None of us knows our moment of death. At my class reunion, we prayed for five members who had died. My grandmother used to say, "the young may die; the old must die." When that moment comes, the illusions will fall away and we will see ourselves as we are.***** Now is the right time to ask what one is living for. Am I living for anything? Where do my standards come from? Have I asked what beauty is? Or would I rather simply absorb whatever the media offer? Jesus wants to free us from vanity so we can live for great things. He offers a wellspring so we can recognize beauty and heroism. As today's Psalm says, "Teach us to number our days aright, that we may gain wisdom of heart."


*Cited by Teresa Tomeo in her essential book, Noise, How Our Media Saturated Culture Dominates Lives and Dismantles Families, p. 154.

**Noise, p. 106.

***Ibid., p. 104-105.

****Once an elderly man started giving away the assets he had carefully built up. Some people criticized him: "Don't you want to leave an inheritance for your children?" they asked. He replied, "I want my children to be sad when I die." This sardonic joke makes a point similar to today's parable of the foolish rich man.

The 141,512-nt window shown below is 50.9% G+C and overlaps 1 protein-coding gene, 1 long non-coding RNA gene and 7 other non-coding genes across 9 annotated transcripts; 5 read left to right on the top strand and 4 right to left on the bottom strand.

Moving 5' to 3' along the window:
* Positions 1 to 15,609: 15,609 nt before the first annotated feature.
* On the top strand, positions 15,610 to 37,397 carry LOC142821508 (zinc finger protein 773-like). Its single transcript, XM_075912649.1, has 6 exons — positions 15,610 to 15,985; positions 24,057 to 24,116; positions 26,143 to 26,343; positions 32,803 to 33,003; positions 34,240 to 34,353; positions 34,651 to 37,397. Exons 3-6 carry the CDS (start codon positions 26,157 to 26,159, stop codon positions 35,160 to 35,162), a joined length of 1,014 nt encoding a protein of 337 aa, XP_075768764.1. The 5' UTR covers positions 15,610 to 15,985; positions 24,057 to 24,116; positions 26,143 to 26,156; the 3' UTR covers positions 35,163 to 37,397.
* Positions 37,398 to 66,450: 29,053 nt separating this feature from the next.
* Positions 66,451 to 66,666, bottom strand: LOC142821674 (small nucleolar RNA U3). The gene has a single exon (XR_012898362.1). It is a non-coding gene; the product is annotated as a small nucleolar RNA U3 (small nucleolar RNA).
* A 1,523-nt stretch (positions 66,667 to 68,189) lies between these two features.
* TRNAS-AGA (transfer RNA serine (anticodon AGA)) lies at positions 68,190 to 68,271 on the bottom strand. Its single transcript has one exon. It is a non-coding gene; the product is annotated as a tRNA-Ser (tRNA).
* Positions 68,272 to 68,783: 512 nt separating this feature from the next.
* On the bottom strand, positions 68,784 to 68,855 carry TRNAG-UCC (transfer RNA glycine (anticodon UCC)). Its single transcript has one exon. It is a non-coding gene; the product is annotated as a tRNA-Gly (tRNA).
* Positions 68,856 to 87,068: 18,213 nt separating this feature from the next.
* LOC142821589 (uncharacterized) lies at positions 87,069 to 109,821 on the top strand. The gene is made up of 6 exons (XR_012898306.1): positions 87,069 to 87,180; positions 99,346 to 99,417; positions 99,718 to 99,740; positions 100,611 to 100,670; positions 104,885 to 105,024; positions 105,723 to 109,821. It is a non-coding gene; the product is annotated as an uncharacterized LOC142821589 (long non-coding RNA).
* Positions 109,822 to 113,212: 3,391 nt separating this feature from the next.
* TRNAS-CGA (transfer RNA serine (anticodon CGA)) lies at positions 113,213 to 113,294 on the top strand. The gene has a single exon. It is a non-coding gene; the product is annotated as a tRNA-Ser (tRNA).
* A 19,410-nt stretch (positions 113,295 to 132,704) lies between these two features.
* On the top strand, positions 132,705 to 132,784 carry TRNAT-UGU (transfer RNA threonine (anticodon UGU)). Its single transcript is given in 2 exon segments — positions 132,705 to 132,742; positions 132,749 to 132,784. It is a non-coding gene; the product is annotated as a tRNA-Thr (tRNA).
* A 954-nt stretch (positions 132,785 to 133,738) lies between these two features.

*****Even then one can turn from reality and cling to illusion. That state is called hell. The person who thinks that a merciful God could not allow hell would do well to read C.S. Lewis' The Great Divorce

From Archives (18th Sunday, Year C):

2013: Rich in What Matters to God
2010: This Very Night
2007: Vanity of Vanities
2004: Midsummer Day's Wake-Up
2001: What Matters to God
1998: The Rich Fool and The Wise Poor Man

Other Homilies

Seapadre Homilies: Cycle A, Cycle B, Cycle C

Bulletin (35th Anniversary Reunion, Capital Campaign, Recommended Reading: The Man Who Warned America)


Pictures from Class Reunion

The Martyrs No One Cares About By Michelle Malkin

My bulletin column

St. Mary of the Valley Album

(July 2010)

Bulletin (St. Mary's Parish)

Are these homilies a help to you? Please consider making a donation to St. Mary of the Valley Parish

World Youth Day 2013

(click on the picture to view 40 slides from our WYD experience)

MBC - Mary Bloom Center, Puno, Peru

(new, professional website)

KRA's & SMART Goals (updated June 2013)

A Homilist's Prayer